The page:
Women and weapons

Rifle club offers chance to learn safe, responsible gun-handling techniques

Advertisement

— Lorna Farrow has a thing for guns. She also happens to have a thing for purple.

So, for Valentine's Day, husband Gary secretly had her AR-15 .223-caliber semiautomatic rifle painted purple and covered with flower-like shapes that change color in the light.

"It was the best $600 I ever spent," he said.

Maybe this is what happens when the world of women and firearms collide guns end up being girly which is precisely what Farrow wants.

That is why she and several male members of the Routt County Rifle Club sponsor a women's instructional shoot on the first and third Thursday of every month. She believes one night of shooting can start erasing whatever negative stigma women have toward guns.

"I want women to come out to discover how much fun it is," Farrow said. "Until they lose that intimidation factor, they aren't comfortable shooting guns."

Apprehension around firearms arises from various places. Occasionally a husband or boyfriend urges his wife or girlfriend to shoot his gun, which only ends up hurting the woman because she is unprepared for the heavy recoil.

Sometimes, a woman gets turned off to a gun early because she hates the noise. Many hate their potential danger.

Farrow doesn't deny that guns, just like knives and cars, can be dangerous when handled by uneducated, irresponsible people.

"Guns don't kill people. They are a mechanical piece of iron," Farrow said. "If handled correctly, guns aren't dangerous."

Firearm safety is a top priority at the rifle club. All first-time shooters are required to watch a video made by the National Rifle Association and sit through a demonstration that covers everything from proper gun handling to rifle club-mandatory ear care. Second-time shooters get 30 minutes of safety instructions to refresh their memory. There are no exceptions, and Farrow, as indoor range manager, keeps a list to be sure no one slips by.

"Gun safety isn't inherent knowledge," she said. "You have to learn it."

Additional safety measures are provided to the women in the form of volunteer coaches, many of whom are men. They answer any questions the women may have regarding ammunition loading, gun handling and firing technique.

"I took up hunting two years ago," Deb Schaffer said. "I intend to have a gun for protection, so I want to learn gun safety and shoot a variety to see what I like."

While two nights a month have been set-aside for women, they are encouraged to shoot whenever the range is open. It has been Farrow's understanding that some women feel more comfortable and confident when shooting in a same-sex crowd, particularly beginners.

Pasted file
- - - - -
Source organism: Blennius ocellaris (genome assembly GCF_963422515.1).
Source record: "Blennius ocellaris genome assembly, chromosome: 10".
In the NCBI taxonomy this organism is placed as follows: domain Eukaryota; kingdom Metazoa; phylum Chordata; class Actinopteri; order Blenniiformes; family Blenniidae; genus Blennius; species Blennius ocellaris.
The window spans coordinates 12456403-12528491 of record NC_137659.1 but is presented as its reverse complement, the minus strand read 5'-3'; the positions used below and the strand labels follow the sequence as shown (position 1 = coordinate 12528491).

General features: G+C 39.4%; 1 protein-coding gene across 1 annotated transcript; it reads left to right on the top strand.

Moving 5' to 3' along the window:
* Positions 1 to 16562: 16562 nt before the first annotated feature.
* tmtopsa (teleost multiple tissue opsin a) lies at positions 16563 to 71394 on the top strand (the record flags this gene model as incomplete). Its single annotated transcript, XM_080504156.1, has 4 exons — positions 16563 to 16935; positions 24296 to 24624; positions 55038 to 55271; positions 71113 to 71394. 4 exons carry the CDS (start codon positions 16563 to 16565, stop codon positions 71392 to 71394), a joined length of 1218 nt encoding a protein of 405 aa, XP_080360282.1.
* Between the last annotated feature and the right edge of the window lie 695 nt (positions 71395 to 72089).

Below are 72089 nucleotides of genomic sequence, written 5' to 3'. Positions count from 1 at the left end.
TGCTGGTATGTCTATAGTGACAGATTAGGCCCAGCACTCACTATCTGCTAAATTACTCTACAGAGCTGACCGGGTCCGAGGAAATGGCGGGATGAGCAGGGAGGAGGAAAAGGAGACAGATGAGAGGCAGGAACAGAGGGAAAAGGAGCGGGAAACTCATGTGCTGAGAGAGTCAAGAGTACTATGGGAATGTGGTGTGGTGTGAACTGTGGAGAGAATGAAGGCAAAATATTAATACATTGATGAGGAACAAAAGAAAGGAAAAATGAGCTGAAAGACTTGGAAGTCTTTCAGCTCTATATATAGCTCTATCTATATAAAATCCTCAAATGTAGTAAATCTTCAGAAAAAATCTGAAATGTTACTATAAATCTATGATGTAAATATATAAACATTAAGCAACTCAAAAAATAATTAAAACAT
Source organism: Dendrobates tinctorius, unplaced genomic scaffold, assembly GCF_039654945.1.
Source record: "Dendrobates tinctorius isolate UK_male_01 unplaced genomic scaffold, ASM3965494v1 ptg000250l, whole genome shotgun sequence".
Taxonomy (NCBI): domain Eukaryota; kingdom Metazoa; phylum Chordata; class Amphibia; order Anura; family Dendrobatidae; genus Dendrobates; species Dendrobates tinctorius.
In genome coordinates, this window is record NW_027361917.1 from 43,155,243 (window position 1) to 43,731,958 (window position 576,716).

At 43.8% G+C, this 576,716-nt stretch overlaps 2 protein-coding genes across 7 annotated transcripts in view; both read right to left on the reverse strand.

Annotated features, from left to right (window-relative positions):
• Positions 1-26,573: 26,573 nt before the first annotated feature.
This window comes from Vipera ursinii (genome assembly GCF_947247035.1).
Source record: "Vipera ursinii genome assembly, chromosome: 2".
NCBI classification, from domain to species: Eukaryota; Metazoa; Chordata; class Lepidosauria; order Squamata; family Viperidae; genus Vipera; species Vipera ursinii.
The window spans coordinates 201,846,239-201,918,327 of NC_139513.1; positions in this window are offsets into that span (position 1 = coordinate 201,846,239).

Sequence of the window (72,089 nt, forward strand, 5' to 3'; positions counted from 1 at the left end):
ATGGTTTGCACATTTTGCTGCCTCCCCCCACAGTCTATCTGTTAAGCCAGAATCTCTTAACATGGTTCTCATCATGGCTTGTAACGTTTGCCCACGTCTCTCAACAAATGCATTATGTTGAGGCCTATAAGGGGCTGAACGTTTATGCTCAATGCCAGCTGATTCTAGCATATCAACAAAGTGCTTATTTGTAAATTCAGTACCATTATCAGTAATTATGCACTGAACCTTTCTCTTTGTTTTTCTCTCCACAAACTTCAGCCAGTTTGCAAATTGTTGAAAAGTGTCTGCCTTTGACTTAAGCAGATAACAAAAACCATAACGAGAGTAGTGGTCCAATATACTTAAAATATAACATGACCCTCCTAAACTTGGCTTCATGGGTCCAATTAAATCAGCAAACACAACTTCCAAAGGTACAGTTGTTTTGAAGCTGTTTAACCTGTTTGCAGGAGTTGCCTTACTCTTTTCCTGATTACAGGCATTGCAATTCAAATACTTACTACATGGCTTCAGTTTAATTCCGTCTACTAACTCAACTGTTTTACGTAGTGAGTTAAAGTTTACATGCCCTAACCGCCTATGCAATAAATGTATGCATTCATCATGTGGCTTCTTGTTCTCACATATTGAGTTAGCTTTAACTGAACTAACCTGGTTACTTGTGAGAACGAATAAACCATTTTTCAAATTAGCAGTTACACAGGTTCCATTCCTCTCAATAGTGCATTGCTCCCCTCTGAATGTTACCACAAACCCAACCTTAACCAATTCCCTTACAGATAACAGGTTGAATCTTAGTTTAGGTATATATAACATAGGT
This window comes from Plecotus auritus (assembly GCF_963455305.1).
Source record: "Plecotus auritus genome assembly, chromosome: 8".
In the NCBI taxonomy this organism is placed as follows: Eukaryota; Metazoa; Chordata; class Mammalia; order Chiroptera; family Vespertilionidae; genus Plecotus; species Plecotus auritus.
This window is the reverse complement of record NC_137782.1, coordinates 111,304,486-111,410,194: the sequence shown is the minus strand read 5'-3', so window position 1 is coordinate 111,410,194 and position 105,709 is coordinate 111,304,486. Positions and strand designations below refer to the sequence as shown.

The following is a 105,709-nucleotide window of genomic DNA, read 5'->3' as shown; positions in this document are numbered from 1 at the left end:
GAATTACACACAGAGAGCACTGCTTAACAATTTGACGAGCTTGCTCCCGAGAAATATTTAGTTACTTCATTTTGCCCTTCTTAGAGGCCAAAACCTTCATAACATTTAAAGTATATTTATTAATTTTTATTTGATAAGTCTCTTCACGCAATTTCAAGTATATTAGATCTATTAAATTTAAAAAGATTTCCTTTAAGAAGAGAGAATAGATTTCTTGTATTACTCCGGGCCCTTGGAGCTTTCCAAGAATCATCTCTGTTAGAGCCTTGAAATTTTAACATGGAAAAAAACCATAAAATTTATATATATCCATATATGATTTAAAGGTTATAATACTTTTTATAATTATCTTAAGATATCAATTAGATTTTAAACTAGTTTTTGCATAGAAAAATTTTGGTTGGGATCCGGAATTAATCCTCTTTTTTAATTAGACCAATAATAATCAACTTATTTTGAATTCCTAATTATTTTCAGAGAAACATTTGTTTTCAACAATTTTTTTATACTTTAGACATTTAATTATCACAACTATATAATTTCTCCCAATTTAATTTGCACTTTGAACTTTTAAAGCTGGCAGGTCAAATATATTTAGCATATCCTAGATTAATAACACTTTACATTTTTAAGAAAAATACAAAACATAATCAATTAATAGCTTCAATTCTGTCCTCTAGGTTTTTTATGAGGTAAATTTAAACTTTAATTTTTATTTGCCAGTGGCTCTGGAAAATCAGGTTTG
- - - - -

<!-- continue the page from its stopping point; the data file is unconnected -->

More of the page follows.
"All my friends have guns so I thought I should know how to shoot," said first-timer Crissy Lawton, 18. "I think it's something I would definitely do again and would feel comfortable shooting with guys."

Schaffer and Lawton represent two different levels of shooters that have come to the rifle club range.

Jo Semotan, 63, has been shooting since she was 10 when a family friend taught her to shoot a pistol.

"It was something ranch girls learned to do," she said.

Semotan owns four guns and is aware of the negative press surrounding them, particularly from groups that disapprove of hunting. She sees shooting as a sport. The only time she uses a gun on an animal is when it's needed to protect her horses.

One indisputable good cause the rifle club participates in is the Women's Charity Shoot. Entering its third year, the proceeds from the June 22 shoot will benefit Life, the Yampa Valley Breast Cancer Awareness Project.

The preregistration deadline is May 31 and the entry fee is $65, which covers the loaner firearms, ammunition, catered lunch, trophies, prize drawing and a Women On Target goodie bag.

Women will need to go through an instructional shoot to participate. In addition to the ones offered bimonthly, there is a free instruction day June 21 at 2 and 4 p.m. at the range.

While this is strictly a women's-only event, the Farrows view shooting as a sport for man or woman, young or old. Gary Farrow thinks it's "cool" that more women are taking part.

Is his wife better than he is?

"She would say that," he laughed.

With a purple rifle in hand, Lorna Farrow certainly edges her husband in style.

Comments

Use the comment form below to begin a discussion about this content.

Requires free registration

Posting comments requires a free account and verification.